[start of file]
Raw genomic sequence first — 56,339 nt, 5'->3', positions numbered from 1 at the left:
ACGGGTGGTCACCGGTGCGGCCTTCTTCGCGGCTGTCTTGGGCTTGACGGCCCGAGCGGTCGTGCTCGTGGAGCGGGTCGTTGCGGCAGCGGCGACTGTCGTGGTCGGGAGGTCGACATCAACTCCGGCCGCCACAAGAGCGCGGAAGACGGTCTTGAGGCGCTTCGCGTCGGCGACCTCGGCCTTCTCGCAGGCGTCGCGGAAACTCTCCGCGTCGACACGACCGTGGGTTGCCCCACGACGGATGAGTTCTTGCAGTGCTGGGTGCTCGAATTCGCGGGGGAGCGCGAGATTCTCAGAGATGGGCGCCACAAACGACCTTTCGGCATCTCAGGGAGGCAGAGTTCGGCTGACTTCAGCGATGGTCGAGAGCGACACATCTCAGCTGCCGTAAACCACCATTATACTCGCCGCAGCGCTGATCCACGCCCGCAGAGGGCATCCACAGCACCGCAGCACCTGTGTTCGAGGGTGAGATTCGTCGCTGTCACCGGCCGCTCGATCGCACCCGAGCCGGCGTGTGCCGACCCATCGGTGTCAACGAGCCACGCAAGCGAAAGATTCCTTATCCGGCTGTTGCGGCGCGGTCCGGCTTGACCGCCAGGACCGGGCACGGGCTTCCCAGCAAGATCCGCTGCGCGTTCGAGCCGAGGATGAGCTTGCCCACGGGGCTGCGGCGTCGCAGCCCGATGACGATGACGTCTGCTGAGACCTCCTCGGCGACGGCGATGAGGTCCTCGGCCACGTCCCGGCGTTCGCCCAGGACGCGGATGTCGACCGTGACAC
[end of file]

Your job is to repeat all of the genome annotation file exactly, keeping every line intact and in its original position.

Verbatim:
Raw genomic sequence first — 56,339 nt, 5'->3', positions numbered from 1 at the left:
ACGGGTGGTCACCGGTGCGGCCTTCTTCGCGGCTGTCTTGGGCTTGACGGCCCGAGCGGTCGTGCTCGTGGAGCGGGTCGTTGCGGCAGCGGCGACTGTCGTGGTCGGGAGGTCGACATCAACTCCGGCCGCCACAAGAGCGCGGAAGACGGTCTTGAGGCGCTTCGCGTCGGCGACCTCGGCCTTCTCGCAGGCGTCGCGGAAACTCTCCGCGTCGACACGACCGTGGGTTGCCCCACGACGGATGAGTTCTTGCAGTGCTGGGTGCTCGAATTCGCGGGGGAGCGCGAGATTCTCAGAGATGGGCGCCACAAACGACCTTTCGGCATCTCAGGGAGGCAGAGTTCGGCTGACTTCAGCGATGGTCGAGAGCGACACATCTCAGCTGCCGTAAACCACCATTATACTCGCCGCAGCGCTGATCCACGCCCGCAGAGGGCATCCACAGCACCGCAGCACCTGTGTTCGAGGGTGAGATTCGTCGCTGTCACCGGCCGCTCGATCGCACCCGAGCCGGCGTGTGCCGACCCATCGGTGTCAACGAGCCACGCAAGCGAAAGATTCCTTATCCGGCTGTTGCGGCGCGGTCCGGCTTGACCGCCAGGACCGGGCACGGGCTTCCCAGCAAGATCCGCTGCGCGTTCGAGCCGAGGATGAGCTTGCCCACGGGGCTGCGGCGTCGCAGCCCGATGACGATGACGTCTGCTGAGACCTCCTCGGCGACGGCGATGAGGTCCTCGGCCACGTCCCGGCGTTCGCCCAGGACGCGGATGTCGACCGTGACAC